The Press Newspaper
Oregon City Council will hold public hearings on Monday, Aug. 26, at 8 p.m. to hear requests for a Special Use Exception application for a new assisted senior living/residential care facility, and a Conditional Use application for the construction of a gas station.
Applicant Hussien Shousher, agent for Adams-Huron Investments, Ltd., is seeking a Special Use Exception in an R-2 Medium Density Residential District for the purpose of constructing the senior living facility at 3450 Seaman Road.
The 64-unit combined single unit senior living/assisted living complex will be comprised of cottages aimed at independent living-seniors who do not require any assistance, according to Rick Wolney, of Alcore Senior and Assisted Living. Future expansion of the facility would be driven by supply and demand.
Currently, the property, at Seaman and Coy, is a vacant farm field, according to Mayor Mike Seferian, who is also on the Oregon Planning Commission, which heard the case in June and July.
The Planning Commission tabled the request in June and requested the applicant submit a site plan with proposed revisions of the Project Review Committee or the Planning Commission. The Planning Commission had suggested that a road that services the cottages should be extended north to connect to Seaman Road, and that a Dumpster enclosure should be placed behind the front building line.
Seferian told The Press that the facility will have little impact on surrounding neighborhoods.
“It’s a high dollar business, and it’s a good looking building,” he said. “People with these businesses maintain them maybe better than a lower end housing development that goes in,” he said.
Eight years ago, strong opposition sidelined the development of a proposed zero lot line condo development at the site, said Seferian. “It would have put a lot of housing there in a small area. The neighbors were pretty upset with that. It wasn’t senior living, but a multi-unit building. Apartments in residential neighborhoods do not always go over real big. So the neighbors already had that fear factor from about eight years ago. When they saw the layout of this, they could see it was by a company that’s done many of these facilities. I think it will look better than the vacant field that has weeds in it. So I think it’s a plus for the neighborhoods.”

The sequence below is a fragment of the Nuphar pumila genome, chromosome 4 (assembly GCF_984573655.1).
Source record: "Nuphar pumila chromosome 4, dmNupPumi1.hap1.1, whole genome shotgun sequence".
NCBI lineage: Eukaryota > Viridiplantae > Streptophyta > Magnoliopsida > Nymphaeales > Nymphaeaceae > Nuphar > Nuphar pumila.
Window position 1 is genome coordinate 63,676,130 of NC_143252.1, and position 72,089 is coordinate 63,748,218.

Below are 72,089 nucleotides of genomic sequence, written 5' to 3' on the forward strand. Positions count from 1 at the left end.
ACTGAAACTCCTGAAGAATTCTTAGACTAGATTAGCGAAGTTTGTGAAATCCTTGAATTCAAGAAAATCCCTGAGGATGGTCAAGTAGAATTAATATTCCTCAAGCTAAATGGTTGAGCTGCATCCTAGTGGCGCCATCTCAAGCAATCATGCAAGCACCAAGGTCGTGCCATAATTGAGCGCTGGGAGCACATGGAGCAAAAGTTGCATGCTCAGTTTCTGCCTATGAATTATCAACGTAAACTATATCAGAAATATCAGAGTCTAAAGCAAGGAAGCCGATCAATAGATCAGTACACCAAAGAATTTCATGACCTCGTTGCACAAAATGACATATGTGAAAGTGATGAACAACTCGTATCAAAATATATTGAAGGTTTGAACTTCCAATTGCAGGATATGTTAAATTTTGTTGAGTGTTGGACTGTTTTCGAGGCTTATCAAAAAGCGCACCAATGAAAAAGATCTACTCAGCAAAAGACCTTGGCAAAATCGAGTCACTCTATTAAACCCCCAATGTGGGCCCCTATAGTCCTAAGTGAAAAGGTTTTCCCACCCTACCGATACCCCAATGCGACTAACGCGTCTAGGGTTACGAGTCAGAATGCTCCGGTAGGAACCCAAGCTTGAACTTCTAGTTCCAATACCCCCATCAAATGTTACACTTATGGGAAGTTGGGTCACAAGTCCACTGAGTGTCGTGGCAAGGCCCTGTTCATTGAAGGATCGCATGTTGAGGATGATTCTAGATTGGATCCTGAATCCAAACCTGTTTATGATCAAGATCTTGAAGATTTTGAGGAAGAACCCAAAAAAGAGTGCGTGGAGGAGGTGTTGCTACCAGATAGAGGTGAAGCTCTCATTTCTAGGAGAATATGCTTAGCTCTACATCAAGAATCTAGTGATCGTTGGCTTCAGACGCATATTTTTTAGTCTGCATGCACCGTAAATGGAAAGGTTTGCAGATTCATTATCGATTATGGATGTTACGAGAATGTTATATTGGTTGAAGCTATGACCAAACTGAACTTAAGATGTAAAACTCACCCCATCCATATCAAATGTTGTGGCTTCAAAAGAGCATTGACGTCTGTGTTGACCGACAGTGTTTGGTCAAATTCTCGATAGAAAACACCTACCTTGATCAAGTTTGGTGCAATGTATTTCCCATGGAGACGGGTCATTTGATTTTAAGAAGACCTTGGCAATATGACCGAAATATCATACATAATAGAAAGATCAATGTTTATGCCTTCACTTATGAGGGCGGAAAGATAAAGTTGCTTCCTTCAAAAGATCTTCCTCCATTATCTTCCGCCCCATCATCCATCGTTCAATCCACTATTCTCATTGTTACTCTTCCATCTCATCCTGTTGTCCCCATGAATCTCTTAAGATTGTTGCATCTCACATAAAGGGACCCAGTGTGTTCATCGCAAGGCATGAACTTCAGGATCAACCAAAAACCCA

The Planning Commission recommended approval of the SUE.
The site is located on the southwest corner of Munding Drive and Navarre Avenue. The portion of the property located directly to the east is zoned C-2 while the portion to the south is zoned C-1 and needs to be changed, Jim Gilmore, commissioner of building and zoning, said at the July Planning Commission meeting.
Sayed said it was believed that the entire parcel was zoned C-2 when the property was purchased. Only later was it discovered that the property had split zoning. He would like to have the zoning on the rear portion of the parcel changed from C-1 to C-2 to coincide with the zoning on the front portion of the lot for the construction of the gas station /convenience store with an attached quick-serve restaurant.
There was some opposition to the commercial development.
Mickey Felaris, of Starr Avenue, said he was concerned what impact the gas station would have on the environment and the resale value of properties he owns on Grassser Street.
Seferian said Navarre Avenue is a commercial corridor, as well as a state route, and that the proposed gas station/convenience store is an appropriate use of the property.
The Planning Commission recommended approval of the Conditional Use.
No results found.